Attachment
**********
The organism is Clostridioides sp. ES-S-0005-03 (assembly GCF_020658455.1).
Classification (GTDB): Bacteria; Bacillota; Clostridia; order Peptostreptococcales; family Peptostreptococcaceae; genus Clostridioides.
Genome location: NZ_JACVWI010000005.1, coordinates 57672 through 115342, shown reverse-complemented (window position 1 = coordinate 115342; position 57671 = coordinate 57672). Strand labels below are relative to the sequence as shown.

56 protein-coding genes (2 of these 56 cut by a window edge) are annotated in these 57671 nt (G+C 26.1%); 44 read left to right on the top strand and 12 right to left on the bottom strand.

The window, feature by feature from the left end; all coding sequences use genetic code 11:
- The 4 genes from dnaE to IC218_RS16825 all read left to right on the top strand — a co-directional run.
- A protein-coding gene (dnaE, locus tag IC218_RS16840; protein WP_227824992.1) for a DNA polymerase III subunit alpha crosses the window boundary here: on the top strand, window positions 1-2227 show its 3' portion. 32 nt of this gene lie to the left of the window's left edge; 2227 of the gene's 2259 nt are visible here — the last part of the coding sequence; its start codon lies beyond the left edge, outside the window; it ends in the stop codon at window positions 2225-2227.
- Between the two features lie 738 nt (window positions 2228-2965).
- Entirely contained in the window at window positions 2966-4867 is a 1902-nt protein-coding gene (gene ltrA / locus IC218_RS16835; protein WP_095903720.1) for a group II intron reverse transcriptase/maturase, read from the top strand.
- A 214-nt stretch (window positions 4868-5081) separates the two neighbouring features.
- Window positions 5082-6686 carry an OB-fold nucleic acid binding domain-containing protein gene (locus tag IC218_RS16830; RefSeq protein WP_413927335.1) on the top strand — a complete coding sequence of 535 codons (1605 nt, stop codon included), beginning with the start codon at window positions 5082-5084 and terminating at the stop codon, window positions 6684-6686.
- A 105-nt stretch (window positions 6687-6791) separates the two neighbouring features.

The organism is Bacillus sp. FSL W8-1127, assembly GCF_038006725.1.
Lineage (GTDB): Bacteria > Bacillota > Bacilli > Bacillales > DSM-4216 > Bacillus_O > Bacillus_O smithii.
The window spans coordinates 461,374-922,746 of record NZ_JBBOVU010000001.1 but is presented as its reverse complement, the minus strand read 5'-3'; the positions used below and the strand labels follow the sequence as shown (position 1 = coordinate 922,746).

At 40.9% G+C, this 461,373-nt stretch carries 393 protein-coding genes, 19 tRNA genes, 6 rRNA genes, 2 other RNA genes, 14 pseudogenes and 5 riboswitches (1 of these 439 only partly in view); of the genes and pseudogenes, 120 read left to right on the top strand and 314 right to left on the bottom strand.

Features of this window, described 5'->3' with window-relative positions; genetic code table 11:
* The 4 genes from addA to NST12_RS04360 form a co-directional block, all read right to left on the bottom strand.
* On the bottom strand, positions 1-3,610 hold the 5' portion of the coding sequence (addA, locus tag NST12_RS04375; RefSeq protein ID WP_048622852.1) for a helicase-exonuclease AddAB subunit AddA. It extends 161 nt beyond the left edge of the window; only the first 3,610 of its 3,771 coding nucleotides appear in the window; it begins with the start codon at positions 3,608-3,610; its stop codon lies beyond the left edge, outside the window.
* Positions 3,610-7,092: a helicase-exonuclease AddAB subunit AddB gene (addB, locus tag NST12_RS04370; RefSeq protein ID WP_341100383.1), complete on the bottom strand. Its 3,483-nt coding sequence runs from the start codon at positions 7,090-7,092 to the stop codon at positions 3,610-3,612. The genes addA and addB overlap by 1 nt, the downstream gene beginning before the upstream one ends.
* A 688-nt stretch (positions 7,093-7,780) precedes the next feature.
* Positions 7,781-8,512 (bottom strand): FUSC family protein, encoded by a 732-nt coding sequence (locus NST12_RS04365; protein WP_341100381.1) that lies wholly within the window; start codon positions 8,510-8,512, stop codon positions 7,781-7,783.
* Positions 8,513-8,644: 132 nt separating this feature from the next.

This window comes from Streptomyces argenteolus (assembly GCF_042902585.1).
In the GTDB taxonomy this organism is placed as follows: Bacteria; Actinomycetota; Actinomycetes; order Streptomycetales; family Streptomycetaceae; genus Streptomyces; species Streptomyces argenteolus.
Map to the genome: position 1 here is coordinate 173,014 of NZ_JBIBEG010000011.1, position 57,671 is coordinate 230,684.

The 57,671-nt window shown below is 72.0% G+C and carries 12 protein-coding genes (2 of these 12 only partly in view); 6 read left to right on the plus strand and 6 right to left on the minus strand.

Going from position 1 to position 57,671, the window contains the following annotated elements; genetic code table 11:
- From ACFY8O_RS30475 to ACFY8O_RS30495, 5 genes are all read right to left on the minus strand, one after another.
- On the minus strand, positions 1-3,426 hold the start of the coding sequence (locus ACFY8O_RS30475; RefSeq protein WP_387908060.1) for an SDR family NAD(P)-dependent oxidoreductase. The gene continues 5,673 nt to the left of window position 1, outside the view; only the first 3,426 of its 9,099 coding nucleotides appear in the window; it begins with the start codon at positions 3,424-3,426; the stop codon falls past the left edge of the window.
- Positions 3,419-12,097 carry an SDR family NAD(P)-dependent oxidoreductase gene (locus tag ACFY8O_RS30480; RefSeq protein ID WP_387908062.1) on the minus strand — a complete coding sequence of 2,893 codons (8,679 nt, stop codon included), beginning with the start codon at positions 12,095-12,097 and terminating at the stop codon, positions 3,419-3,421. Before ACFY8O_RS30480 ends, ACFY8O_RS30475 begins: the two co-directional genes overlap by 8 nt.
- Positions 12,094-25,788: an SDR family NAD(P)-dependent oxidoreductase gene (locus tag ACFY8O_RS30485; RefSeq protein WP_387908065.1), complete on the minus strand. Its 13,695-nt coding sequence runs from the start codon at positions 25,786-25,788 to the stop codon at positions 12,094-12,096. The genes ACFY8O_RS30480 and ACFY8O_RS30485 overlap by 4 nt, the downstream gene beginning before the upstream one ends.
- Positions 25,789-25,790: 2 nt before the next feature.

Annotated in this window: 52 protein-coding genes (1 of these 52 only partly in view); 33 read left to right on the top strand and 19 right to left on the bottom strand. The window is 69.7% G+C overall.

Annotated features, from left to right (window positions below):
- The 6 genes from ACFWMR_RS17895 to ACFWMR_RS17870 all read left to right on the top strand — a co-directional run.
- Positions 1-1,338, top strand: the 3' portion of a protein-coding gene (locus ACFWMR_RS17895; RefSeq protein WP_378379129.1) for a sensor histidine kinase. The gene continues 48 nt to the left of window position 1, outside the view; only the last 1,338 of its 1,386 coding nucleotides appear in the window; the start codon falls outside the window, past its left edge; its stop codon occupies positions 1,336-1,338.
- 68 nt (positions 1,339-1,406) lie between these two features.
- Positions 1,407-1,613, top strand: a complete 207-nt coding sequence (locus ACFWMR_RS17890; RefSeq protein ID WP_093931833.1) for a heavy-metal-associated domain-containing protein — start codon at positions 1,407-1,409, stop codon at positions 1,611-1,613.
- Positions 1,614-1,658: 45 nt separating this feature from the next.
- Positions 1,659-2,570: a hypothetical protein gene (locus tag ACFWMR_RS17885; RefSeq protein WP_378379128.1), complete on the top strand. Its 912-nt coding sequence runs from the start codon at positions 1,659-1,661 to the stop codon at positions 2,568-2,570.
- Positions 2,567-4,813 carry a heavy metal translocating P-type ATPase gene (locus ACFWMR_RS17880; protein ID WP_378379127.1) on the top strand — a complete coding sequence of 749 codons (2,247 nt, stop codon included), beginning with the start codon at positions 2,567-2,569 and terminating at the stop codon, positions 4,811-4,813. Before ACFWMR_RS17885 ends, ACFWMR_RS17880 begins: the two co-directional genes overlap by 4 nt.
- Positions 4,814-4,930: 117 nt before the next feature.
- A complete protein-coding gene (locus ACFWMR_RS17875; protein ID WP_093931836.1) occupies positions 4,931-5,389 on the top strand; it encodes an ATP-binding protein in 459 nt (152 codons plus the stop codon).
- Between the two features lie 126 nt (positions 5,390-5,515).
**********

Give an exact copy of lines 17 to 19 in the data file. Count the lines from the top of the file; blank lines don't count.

Features of this window, described 5'->3' with window-relative positions; genetic code table 11:
* The 4 genes from addA to NST12_RS04360 form a co-directional block, all read right to left on the bottom strand.
* On the bottom strand, positions 1-3,610 hold the 5' portion of the coding sequence (addA, locus tag NST12_RS04375; RefSeq protein ID WP_048622852.1) for a helicase-exonuclease AddAB subunit AddA. It extends 161 nt beyond the left edge of the window; only the first 3,610 of its 3,771 coding nucleotides appear in the window; it begins with the start codon at positions 3,608-3,610; its stop codon lies beyond the left edge, outside the window.